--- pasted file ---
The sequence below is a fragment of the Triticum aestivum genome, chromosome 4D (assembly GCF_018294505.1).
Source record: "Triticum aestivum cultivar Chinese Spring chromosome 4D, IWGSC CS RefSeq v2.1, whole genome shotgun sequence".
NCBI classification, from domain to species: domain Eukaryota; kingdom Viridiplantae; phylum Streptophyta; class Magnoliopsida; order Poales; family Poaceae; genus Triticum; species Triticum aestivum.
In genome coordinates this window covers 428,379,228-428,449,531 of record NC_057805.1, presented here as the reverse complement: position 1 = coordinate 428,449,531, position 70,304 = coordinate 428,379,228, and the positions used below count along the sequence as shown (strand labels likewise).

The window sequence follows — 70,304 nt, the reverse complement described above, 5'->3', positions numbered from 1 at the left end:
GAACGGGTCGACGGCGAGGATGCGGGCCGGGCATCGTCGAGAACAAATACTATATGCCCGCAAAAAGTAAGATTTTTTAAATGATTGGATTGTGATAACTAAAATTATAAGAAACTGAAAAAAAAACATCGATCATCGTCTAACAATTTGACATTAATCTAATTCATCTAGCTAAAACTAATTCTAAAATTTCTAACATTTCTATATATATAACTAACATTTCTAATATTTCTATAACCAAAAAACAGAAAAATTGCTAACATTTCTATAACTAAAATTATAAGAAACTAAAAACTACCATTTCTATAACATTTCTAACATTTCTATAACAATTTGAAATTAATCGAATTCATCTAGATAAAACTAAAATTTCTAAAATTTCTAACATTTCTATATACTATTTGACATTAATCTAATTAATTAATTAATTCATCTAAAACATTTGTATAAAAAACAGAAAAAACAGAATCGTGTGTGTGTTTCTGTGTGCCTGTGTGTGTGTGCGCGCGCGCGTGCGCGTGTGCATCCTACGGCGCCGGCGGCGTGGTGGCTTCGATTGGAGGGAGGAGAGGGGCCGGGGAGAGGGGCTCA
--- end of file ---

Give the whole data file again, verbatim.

The sequence below is a fragment of the Triticum aestivum genome, chromosome 4D (assembly GCF_018294505.1).
Source record: "Triticum aestivum cultivar Chinese Spring chromosome 4D, IWGSC CS RefSeq v2.1, whole genome shotgun sequence".
NCBI classification, from domain to species: domain Eukaryota; kingdom Viridiplantae; phylum Streptophyta; class Magnoliopsida; order Poales; family Poaceae; genus Triticum; species Triticum aestivum.
In genome coordinates this window covers 428,379,228-428,449,531 of record NC_057805.1, presented here as the reverse complement: position 1 = coordinate 428,449,531, position 70,304 = coordinate 428,379,228, and the positions used below count along the sequence as shown (strand labels likewise).

The window sequence follows — 70,304 nt, the reverse complement described above, 5'->3', positions numbered from 1 at the left end:
GAACGGGTCGACGGCGAGGATGCGGGCCGGGCATCGTCGAGAACAAATACTATATGCCCGCAAAAAGTAAGATTTTTTAAATGATTGGATTGTGATAACTAAAATTATAAGAAACTGAAAAAAAAACATCGATCATCGTCTAACAATTTGACATTAATCTAATTCATCTAGCTAAAACTAATTCTAAAATTTCTAACATTTCTATATATATAACTAACATTTCTAATATTTCTATAACCAAAAAACAGAAAAATTGCTAACATTTCTATAACTAAAATTATAAGAAACTAAAAACTACCATTTCTATAACATTTCTAACATTTCTATAACAATTTGAAATTAATCGAATTCATCTAGATAAAACTAAAATTTCTAAAATTTCTAACATTTCTATATACTATTTGACATTAATCTAATTAATTAATTAATTCATCTAAAACATTTGTATAAAAAACAGAAAAAACAGAATCGTGTGTGTGTTTCTGTGTGCCTGTGTGTGTGTGCGCGCGCGCGTGCGCGTGTGCATCCTACGGCGCCGGCGGCGTGGTGGCTTCGATTGGAGGGAGGAGAGGGGCCGGGGAGAGGGGCTCA